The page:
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Bush has cautionary words for Maliki on Iran

By Matt Spetalnick

08/09/07 "WASHINGTON, Aug 9 (
Reuters) - U.S. President George W. Bush insisted on Thursday that Iran is a destabilizing force in Iraq despite Tehran's assertion to Iraqi Prime Minister Nuri al-Maliki that it is helping secure his country.

Calling Iran a "very troubling nation" that must be isolated, Bush warned during a White House news conference: "When we catch you playing a nonconstructive role (in Iraq), there will be a price to pay."

Bush spoke as Maliki, facing deepening political woes at home and U.S. criticism for lack of progress in bridging sectarian divisions, won pledges of support from Shi'ite Iran during a visit to the neighboring country.

Playing down signs of warming ties between Baghdad and Tehran, Bush -- struggling to rally U.S. public support for the unpopular Iraq war -- voiced confidence that he and Maliki see eye-to-eye on Iran as a threat.

"If the signal (from Maliki) is that Iran is constructive, I will have to have a heart-to-heart with my friend, the prime minister. Because I don't believe they are constructive," Bush said. "I don't think he, in his heart of heart(s), thinks they're constructive either."

He suggested Maliki had been photographed smiling with his Iranian hosts, including U.S. foe President Mahmoud Ahmadinejad, only as a diplomatic nicety. "You don't want the picture to be kind of, you know, duking it out," Bush said, holding up his fists like a boxer.

It was the second time this week Bush has had to defend his tough stance against Iran with cautionary words to a key ally in the face of possible differences over Tehran's motives.

He warned Afghan President Hamid Karzai on Monday during a visit to the U.S. presidential retreat at Camp David to be more suspicious of Iran after the Afghan leader had brushed aside U.S. accusations that Tehran was arming the Taliban.

Iran, with a majority of Shi'ite Muslims like Iraq, has been an important political player in Iraq since the 2003 U.S.-led invasion.

Tehran denies Washington's accusations that it is supplying weapons to militants to fuel violence, and instead blames the U.S. military presence. Baghdad has urged both countries to negotiate and not fight out their differences on Iraqi soil.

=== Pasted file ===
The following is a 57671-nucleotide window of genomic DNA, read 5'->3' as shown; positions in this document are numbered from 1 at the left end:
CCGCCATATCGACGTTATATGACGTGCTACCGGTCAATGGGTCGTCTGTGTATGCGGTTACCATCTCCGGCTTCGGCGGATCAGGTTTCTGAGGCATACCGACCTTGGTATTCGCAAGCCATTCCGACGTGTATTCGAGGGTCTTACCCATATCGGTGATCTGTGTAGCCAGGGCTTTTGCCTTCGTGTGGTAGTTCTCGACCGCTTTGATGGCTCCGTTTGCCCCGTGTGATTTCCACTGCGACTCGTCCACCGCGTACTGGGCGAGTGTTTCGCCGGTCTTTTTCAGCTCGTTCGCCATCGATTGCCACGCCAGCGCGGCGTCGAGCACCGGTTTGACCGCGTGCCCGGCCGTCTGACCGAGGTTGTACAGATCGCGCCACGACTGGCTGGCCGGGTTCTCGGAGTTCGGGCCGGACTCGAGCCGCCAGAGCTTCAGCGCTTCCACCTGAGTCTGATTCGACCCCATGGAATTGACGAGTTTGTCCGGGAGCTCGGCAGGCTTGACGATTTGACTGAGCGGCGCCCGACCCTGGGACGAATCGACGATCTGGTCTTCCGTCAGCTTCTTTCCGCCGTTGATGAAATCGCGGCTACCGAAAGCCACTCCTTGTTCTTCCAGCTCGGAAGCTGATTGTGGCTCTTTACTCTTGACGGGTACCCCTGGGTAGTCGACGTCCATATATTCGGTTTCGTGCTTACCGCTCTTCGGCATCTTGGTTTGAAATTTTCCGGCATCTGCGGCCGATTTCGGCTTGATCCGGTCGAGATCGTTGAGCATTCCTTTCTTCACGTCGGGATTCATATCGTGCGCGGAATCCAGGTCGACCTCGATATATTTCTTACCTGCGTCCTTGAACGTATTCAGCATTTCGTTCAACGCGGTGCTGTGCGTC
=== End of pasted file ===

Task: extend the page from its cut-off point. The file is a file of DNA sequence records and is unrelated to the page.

IRAN PLEDGES SUPPORT TO MALIKI

During Maliki's visit, Iran's First Vice President Parviz Davoudi told him Tehran "has always made a special effort to help provide and strengthen security in Iraq," the official IRNA news agency reported.

But Bush dismissed the idea that Iran had a positive role in Iraq, where violence between majority Shi'ites and minority Sunnis has seemed at times to verge on civil war. That has fueled demands from Democrats who control the U.S. Congress for a timetable for U.S. withdrawal, something Bush has rejected.

Little more than a month before the Sept. 15 deadline for a crucial Iraq progress report, Bush urged lawmakers to move quickly after their August recess to pass new war funding.

Bush said Maliki "knows that weaponry being smuggled in to Iraq from Iran and placed into the hands of extremists -- over which the government has no control, all aimed at killing innocent life -- is a destabilizing factor."

He said he had asked U.S. diplomats to hold recent meetings with Iranian officials in Baghdad to "send a message that there will be consequences" for arms smuggling into Iraq.

His message to the Iranian people was, "You can do better than this current government." Iran this week said Washington wants to topple its leaders with a "soft revolution."

Bush reiterated Western accusations that Iran's uranium enrichment program is aimed at creating nuclear weapons and called it "very dangerous for world stability." Tehran insists its nuclear program is solely aimed at producing electricity.

The U.N. Security Council has imposed two rounds of sanctions since December on Iran for failing to halt uranium enrichment. A third sanctions resolution is being considered. (Additional reporting by Jeremy Pelofsky)

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